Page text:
US gasoline stocks steady last week, falling to 238.876 million barrels, but still 11.54% above 5-year average
Oil train carrying crude to market.
NEW YORK – US crude oil inventories declined for the seventh consecutive week, according to Energy Information Administration data for the reporting week ended July 1.
However, the size of the draw down fell short of market expectations, causing oil futures to turn negative according to S&P Global Platts.
US Commercial crude stocks decreased 2.223 million barrels to 524.35 million barrels the week ended July 1, EIA data showed. Analysts surveyed Tuesday by S&P Global Platts expected data to show a 2.6 million-barrel-draw.
A separate industry report Wednesday evening lifted bullish expectations even further according to Platts. The American Petroleum Institute report issued Wednesday evening raised bullish sentiment when it showed US crude oil stocks experiencing a drawdown of 6.7 million barrels last week.
The oil complex pushed higher overnight before flipping into the red following the EIA‘s report of a modest crude drawdown. New York Mercantile Exchange August crude was down $2.18 at $45.25 per barrel Thursday afternoon, off an intraday high of $48.25/b.
Crude oil inventories have fallen steadily, in line with seasonal norms, as the peak summer driving season pulls barrels out of storage.
Despite these week-on-week declines, crude inventories proved unable to erase the large surpluses relative to historical levels.
Crude oil inventories are 33.5 per cent greater than the five-year average (2011-15) for the same time of year. That figure has been approximately 32 per cent-33 per cent over the last seven reporting periods.
A big drop in Alaskan output led crude oil stocks lower last week. Production fell 156,000 b/d to 340,000 b/d, while output in the Lower 48 States decreased 38,000 b/d to 8.088 million b/d.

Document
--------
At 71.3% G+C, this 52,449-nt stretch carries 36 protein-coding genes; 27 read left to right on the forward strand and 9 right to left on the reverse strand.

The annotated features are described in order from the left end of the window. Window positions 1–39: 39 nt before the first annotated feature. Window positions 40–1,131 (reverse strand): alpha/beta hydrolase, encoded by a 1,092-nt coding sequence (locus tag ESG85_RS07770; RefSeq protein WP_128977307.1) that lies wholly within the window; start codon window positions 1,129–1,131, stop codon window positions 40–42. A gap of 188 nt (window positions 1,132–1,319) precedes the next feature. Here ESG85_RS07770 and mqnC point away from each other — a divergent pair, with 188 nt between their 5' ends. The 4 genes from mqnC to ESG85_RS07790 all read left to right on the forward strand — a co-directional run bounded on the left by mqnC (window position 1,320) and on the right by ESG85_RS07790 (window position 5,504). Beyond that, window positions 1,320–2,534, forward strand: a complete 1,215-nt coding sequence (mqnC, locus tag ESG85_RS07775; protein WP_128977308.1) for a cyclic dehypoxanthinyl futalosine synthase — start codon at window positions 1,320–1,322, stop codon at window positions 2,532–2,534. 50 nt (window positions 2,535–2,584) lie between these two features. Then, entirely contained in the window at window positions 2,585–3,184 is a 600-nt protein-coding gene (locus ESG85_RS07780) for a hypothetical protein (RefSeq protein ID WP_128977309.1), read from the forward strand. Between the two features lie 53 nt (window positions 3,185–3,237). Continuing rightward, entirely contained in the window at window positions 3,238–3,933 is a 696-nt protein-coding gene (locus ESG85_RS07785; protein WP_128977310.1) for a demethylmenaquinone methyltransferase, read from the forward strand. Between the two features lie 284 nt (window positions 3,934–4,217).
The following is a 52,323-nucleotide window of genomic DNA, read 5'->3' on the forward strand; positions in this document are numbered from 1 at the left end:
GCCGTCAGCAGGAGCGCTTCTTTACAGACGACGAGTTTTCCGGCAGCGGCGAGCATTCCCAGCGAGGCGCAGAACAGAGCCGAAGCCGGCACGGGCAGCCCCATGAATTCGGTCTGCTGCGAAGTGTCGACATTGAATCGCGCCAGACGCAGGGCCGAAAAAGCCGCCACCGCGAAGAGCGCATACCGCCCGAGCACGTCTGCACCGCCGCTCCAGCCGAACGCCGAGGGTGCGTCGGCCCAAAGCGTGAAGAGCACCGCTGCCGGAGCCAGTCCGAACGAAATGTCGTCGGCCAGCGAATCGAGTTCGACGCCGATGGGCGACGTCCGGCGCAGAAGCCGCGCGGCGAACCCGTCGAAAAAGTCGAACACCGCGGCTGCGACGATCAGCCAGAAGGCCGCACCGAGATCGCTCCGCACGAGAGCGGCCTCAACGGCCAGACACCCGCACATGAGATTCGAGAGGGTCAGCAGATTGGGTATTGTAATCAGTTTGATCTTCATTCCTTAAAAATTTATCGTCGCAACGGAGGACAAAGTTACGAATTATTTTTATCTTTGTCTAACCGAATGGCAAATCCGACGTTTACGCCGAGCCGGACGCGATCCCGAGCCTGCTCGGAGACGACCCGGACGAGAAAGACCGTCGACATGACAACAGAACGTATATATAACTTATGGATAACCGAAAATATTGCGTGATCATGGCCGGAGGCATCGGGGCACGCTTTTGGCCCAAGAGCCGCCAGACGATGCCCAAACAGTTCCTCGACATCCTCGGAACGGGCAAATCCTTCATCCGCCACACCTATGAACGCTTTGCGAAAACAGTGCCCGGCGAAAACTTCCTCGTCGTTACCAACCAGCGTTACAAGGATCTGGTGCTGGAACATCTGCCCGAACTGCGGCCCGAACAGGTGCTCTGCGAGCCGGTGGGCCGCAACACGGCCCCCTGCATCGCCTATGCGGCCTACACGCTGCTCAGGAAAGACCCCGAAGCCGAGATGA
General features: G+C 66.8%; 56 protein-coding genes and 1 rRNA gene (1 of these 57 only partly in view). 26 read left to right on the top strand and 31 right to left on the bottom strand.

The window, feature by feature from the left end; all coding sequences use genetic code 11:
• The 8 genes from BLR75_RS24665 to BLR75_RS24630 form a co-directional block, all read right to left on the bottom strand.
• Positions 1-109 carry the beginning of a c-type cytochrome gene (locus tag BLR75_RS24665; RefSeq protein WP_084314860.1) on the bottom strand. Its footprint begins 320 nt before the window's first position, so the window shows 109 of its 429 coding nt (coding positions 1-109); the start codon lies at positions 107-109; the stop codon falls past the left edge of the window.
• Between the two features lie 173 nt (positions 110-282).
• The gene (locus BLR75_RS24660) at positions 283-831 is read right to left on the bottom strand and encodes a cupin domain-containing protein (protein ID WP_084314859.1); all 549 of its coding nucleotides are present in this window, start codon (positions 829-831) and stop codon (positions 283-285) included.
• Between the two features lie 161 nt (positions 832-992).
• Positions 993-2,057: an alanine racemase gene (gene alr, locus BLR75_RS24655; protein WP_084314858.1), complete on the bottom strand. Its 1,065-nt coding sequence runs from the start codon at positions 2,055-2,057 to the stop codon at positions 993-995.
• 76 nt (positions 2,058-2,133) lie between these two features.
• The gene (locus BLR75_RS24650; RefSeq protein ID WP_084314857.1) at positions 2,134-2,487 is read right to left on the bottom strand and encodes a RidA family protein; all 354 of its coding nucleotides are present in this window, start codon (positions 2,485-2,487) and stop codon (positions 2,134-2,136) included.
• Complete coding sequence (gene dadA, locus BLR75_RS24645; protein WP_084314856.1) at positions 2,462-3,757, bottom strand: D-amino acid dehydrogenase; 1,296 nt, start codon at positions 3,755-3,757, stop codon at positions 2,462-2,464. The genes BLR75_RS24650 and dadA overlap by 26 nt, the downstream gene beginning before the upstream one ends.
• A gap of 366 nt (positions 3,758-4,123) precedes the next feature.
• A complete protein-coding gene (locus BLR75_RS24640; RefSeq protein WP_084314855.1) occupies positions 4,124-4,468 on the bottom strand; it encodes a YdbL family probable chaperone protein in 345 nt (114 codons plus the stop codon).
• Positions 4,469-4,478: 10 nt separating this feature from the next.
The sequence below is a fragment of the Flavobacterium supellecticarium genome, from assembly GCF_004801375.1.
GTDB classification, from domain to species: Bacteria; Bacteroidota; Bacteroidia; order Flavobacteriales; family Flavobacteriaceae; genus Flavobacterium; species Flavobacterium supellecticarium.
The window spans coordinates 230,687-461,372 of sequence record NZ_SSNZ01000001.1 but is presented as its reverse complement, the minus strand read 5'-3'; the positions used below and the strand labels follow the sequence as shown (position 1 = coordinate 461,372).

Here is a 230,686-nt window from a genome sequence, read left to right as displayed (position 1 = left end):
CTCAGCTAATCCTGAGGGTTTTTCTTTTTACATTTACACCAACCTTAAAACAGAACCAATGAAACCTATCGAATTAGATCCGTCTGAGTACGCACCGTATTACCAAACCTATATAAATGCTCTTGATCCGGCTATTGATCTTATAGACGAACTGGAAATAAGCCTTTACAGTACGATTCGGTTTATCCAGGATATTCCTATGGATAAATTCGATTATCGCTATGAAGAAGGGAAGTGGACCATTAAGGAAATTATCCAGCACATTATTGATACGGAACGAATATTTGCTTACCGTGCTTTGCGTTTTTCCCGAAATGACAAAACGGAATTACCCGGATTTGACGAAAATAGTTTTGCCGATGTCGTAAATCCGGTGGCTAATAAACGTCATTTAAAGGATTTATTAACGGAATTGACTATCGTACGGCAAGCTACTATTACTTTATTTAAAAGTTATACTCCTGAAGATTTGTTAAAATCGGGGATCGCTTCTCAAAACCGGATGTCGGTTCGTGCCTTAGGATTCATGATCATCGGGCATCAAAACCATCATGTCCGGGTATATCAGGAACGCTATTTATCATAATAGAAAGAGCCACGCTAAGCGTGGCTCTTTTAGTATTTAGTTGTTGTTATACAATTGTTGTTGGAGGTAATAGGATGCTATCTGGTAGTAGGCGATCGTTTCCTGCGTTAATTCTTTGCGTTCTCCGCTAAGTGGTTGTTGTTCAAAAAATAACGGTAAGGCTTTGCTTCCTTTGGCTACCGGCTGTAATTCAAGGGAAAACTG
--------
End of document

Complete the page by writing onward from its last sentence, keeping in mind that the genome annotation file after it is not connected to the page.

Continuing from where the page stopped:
A likely reason for the decline in Alaskan production was the closure of the Trans-Alaska Pipeline System for 36 hours last week, according to Jenna Delaney, senior energy analyst at Platts Analytics, the forecasting and analytics unit of S&P Global Platts.
“Production disruptions in Alaska are typical during the summer due to such maintenance events,” said Delaney.
The persistent decline in continental US production has strengthened the view that the oil market balance is growing tighter.
Output in the Lower 48 States has fallen 17 straight weeks, and now stands on the cusp of dropping below 8 million b/d for the first time since June 2014, according to EIA weekly estimates.
Crude oil imports rose 808,000 b/d to 8.363 million b/d, limiting the size of the last week’s crude draw. Imports have averaged 7.831 million b/d year to date.
By country of origin, import upticks were reported from Colombia, Iraq, Kuwait, Mexico, Nigeria and Saudi Arabia. These helped offset the Canadian imports drop of 419,000 b/d to 2.618 million b/d.
Another factor putting upward pressure on crude stocks was refinery utilization, which fell 0.5 percentage point to 92.5 per cent of capacity. That was contrary to market expectations; analysts had anticipated a 0.5-percentage-point increase in refinery utilization.
For the last six weeks, refinery utilization has trailed the year-ago level by more than 2 percentage points, Delaney said. For example, a year ago the refinery utilization rate stood at 94.7 per cent of capacity.
USAC GASOLINE MAINTAINS SURPLUS